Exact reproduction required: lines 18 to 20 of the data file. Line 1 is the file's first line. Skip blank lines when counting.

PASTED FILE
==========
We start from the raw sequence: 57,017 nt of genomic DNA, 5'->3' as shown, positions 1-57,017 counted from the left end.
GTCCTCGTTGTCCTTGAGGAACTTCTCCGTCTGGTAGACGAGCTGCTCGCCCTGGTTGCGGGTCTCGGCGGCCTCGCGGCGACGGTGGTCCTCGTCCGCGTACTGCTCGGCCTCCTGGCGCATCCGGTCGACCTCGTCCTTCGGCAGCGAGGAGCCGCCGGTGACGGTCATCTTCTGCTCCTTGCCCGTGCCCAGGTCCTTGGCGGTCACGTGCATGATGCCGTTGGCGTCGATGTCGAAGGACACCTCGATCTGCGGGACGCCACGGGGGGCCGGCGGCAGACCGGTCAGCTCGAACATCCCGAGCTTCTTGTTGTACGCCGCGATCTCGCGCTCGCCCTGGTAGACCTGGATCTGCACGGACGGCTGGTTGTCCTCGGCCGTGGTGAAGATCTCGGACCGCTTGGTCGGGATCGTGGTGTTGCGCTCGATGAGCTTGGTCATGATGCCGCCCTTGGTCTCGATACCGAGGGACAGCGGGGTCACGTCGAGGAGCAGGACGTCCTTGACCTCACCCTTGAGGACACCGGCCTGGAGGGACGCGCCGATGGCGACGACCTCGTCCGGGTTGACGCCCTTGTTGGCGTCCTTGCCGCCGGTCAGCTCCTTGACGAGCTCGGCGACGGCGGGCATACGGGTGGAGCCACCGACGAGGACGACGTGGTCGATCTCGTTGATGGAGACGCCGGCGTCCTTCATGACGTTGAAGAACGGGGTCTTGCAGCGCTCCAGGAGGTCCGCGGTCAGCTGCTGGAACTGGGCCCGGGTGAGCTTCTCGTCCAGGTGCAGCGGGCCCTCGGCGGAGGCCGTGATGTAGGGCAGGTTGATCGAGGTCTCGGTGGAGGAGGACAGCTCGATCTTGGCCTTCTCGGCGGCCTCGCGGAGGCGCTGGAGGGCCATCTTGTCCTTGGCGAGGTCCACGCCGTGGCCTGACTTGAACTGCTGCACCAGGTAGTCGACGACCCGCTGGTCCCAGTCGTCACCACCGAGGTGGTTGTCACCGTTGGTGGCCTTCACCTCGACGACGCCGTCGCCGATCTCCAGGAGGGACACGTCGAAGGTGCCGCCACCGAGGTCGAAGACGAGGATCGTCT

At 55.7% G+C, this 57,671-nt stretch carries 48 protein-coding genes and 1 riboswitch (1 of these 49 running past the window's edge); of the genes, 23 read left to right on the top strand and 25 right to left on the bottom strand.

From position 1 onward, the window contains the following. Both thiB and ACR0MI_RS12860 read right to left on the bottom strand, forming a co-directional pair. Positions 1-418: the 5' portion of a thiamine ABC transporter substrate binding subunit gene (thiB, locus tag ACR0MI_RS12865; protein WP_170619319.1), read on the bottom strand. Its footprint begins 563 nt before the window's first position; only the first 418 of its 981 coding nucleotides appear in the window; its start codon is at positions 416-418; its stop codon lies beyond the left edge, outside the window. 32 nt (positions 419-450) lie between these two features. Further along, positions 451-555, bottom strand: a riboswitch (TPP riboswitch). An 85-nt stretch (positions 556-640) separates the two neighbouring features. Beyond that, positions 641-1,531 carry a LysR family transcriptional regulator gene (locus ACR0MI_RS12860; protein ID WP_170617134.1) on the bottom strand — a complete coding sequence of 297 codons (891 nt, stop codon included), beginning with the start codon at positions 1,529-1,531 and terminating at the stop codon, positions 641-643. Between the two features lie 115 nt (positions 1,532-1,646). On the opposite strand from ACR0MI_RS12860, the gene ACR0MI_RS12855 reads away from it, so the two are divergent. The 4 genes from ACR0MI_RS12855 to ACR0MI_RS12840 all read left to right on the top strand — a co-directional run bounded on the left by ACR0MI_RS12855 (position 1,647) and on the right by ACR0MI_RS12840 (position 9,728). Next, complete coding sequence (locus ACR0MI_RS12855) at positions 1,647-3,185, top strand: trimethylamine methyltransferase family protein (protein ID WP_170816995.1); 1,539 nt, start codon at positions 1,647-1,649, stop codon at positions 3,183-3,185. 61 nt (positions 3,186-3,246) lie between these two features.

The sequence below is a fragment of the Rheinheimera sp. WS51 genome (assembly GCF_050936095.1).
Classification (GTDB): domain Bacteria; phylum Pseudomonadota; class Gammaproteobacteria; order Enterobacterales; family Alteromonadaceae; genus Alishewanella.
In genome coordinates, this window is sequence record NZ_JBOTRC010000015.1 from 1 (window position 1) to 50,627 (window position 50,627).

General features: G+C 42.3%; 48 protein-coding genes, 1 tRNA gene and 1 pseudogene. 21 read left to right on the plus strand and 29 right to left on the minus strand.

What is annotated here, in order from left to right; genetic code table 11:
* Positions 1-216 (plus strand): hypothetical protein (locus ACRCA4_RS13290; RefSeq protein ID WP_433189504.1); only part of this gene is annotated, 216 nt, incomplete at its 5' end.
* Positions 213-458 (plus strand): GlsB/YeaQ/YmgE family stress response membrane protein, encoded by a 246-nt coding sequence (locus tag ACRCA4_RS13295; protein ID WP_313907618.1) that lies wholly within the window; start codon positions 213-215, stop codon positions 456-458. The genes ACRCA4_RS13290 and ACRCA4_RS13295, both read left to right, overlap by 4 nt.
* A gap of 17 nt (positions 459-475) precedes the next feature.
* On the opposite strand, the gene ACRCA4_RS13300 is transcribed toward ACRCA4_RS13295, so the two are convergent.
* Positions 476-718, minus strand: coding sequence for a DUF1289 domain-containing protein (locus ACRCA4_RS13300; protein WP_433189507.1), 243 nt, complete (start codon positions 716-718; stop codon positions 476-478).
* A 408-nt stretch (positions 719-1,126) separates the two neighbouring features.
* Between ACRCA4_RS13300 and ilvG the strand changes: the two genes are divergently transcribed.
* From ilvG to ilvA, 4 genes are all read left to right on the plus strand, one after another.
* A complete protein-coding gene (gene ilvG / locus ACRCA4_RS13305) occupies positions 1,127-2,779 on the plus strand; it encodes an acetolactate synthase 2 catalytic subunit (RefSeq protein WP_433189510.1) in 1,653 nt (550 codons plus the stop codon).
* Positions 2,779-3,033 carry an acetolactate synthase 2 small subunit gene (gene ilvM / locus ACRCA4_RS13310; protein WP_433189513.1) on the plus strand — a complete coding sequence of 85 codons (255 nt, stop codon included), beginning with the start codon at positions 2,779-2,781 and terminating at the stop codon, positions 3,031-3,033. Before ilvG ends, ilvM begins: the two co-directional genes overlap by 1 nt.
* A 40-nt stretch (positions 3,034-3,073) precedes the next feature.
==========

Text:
* A complete protein-coding gene (gene ilvG / locus ACRCA4_RS13305) occupies positions 1,127-2,779 on the plus strand; it encodes an acetolactate synthase 2 catalytic subunit (RefSeq protein WP_433189510.1) in 1,653 nt (550 codons plus the stop codon).
* Positions 2,779-3,033 carry an acetolactate synthase 2 small subunit gene (gene ilvM / locus ACRCA4_RS13310; protein WP_433189513.1) on the plus strand — a complete coding sequence of 85 codons (255 nt, stop codon included), beginning with the start codon at positions 2,779-2,781 and terminating at the stop codon, positions 3,031-3,033. Before ilvG ends, ilvM begins: the two co-directional genes overlap by 1 nt.
* A 40-nt stretch (positions 3,034-3,073) precedes the next feature.